You’ve successfully completed A-levels and are on the way to your next chapter…university! Time to remove the armbands and dive in at the deep end. University is a giant leap towards independence. Daunting as it may seem, it is a fantastic opportunity to broaden your academic and social horizons.
But how does it compare to college? - Is there a massive step up in the workload? Are exams a lot harder? What are the social benefits? These are the questions that plague the minds of every prospective student.
Fortunately for you, we’ve compiled a list of six notable differences between college and university in the UK.
Depending on your course and education provider, contact hours and recommended study time vary. If you choose to embark on an academically demanding course at one of the UK’s top universities, for example, you can almost certainly expect a more challenging workload.
But the course you choose will (hopefully) be something you enjoy learning about so while very few of us like writing essays, at least it’s a subject you will be interested in.
Vocational courses, such as Medicine and Veterinary science, tend to follow a 9-5 lecture structure with students expected to stay on campus all day. However, if your chosen degree has less contact hours, we’d still recommend sticking around campus to get your work done in the day freeing up time for social events in the evening.
Perhaps one of the biggest adjustments to university is the difference in teaching style. While this changes from tutor to tutor, degree-level teaching follows a more independent style to A-levels.
At university, independent study is essential and you’re encouraged to give the same commitment to your course as you would a full-time job. That’s right, university life isn’t all fun and games! Of course, tutors are still on hand to share their words of wisdom but you are responsible for taking notes, planning essays, conducting research and completing assignments to meet tight deadlines.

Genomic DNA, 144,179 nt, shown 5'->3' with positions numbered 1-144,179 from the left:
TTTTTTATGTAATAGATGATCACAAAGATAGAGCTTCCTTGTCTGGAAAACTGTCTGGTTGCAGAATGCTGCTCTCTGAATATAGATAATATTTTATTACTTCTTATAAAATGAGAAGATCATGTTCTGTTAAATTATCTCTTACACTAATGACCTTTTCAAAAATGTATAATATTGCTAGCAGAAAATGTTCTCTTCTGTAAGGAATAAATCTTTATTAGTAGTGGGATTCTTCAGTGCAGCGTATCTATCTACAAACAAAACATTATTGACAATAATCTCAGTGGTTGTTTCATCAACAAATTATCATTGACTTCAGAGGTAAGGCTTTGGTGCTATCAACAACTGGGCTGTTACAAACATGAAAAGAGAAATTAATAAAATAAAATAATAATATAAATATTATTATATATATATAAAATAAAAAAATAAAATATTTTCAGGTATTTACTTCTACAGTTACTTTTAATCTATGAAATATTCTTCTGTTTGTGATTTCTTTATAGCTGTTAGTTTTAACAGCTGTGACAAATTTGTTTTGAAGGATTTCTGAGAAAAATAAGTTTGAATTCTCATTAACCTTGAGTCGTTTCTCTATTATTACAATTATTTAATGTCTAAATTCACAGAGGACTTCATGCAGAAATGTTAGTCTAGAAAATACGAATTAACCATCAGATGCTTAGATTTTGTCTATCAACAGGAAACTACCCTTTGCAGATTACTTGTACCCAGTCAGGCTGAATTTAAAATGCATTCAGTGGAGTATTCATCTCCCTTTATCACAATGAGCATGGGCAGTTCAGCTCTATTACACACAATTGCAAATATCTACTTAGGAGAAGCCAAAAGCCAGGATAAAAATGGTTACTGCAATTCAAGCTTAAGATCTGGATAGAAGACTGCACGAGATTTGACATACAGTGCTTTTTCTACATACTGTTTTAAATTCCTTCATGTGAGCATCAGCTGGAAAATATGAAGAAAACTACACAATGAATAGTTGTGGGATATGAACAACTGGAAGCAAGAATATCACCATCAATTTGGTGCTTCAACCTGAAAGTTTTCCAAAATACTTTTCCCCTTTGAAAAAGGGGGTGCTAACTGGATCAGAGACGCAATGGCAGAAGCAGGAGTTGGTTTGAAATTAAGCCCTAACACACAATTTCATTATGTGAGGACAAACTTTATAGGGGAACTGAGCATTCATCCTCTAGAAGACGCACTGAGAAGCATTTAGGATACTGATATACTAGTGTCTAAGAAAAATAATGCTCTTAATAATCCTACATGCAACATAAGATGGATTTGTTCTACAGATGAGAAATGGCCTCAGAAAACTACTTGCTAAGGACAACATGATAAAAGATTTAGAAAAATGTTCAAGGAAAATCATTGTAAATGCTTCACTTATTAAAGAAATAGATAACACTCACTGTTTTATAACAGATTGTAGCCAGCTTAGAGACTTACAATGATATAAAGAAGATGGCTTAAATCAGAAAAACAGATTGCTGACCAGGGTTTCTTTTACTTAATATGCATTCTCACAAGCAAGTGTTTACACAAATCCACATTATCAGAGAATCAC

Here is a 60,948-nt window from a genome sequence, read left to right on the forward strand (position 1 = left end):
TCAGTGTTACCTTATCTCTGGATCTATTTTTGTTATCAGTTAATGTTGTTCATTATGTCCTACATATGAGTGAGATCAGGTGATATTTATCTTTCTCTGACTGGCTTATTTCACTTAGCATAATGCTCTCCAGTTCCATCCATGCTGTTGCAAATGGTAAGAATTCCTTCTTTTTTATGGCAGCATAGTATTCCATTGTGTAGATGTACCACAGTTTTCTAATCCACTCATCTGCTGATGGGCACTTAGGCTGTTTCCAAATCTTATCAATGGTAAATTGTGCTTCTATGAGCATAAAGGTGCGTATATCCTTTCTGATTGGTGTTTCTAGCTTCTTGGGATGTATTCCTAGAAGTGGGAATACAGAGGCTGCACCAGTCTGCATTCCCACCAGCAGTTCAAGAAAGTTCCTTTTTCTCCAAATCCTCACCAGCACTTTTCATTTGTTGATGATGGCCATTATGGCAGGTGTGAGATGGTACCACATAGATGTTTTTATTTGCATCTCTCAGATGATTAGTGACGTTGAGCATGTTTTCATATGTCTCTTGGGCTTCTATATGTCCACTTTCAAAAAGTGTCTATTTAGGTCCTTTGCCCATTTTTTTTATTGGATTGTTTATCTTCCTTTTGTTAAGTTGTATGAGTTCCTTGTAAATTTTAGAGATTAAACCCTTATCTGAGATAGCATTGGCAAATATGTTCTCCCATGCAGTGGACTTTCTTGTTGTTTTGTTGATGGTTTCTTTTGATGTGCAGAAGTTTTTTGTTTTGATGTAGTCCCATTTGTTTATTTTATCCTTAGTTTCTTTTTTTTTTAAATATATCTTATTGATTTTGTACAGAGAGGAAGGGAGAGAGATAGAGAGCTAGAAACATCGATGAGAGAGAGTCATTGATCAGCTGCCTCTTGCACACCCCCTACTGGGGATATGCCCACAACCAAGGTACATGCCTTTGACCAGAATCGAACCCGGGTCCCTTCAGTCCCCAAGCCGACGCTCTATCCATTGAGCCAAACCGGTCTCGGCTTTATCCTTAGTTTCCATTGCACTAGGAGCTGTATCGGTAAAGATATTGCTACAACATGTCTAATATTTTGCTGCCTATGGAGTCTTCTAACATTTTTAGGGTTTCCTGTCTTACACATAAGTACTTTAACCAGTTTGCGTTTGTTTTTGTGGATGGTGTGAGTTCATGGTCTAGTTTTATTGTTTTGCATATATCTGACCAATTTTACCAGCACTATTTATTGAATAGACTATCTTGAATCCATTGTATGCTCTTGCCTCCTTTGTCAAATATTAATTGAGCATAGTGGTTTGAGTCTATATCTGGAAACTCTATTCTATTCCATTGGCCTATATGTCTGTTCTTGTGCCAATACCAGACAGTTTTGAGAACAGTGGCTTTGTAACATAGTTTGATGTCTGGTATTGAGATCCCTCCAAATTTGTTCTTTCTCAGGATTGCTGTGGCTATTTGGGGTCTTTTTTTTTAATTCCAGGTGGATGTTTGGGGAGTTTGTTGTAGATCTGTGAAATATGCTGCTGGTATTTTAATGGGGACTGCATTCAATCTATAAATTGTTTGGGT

Okay, you’ve heard the horror stories about dreaded assessments. But what can you really expect from exams at university? Well for a start, undergraduate exams are a lot harder to master. Rather than systematic, structured answers, degree-level markers are looking for intelligent and critical insights that support your argument.
The grading system also changes at university. Forget everything you’ve ever known about the school A*-F marking structure, undergraduate grades are completely different. Instead if you gain 70% or over in an assessment you receive a first class (1st), anything between 60-69% scores you an upper second class (2:1), 50-59% is a lower second class (2:2) and 40-49% is a third class. Don’t worry if this all sounds extremely confusing, lecturers will talk you through it.
Generally, students studying A-levels (or equivalent) still live at home. But when applying to university, you will be faced with the opportunity to stay in Halls of Residence.
Acting as the beating heart of student activity, halls allow you to engage with a wide range of diverse students. From flat parties to games nights, student accommodation provides you with plenty of social opportunities.
Typically, students will remain in uni digs for their first year before moving into house shares with other students for the rest of their university experience. Look at our 8 simple ways to prepare you for renting as a student guide for some advice.
UK universities have a fantastic international reputation, and so attract a varied mixture of students every year – some domestic, some international. Bringing culture, food and personality, you get the chance to interact with a whole range of different people whilst studying a course of your choice.
Ultimately, every student has something different to offer making university a breeding ground for friendship and unity. Perhaps you’ll end up meeting lifelong friends? Either way, you are sure to take away some brilliant memories with great people.
Despite student stereotypes, going out every night of the week might be a stretch – both financially and academically. But whether you’re a party animal or not, university brings many social opportunities your way.
There’s plenty to keep you busy from societies and union events to house parties and nights out; expect your social calendar to fill up fast when you move to university.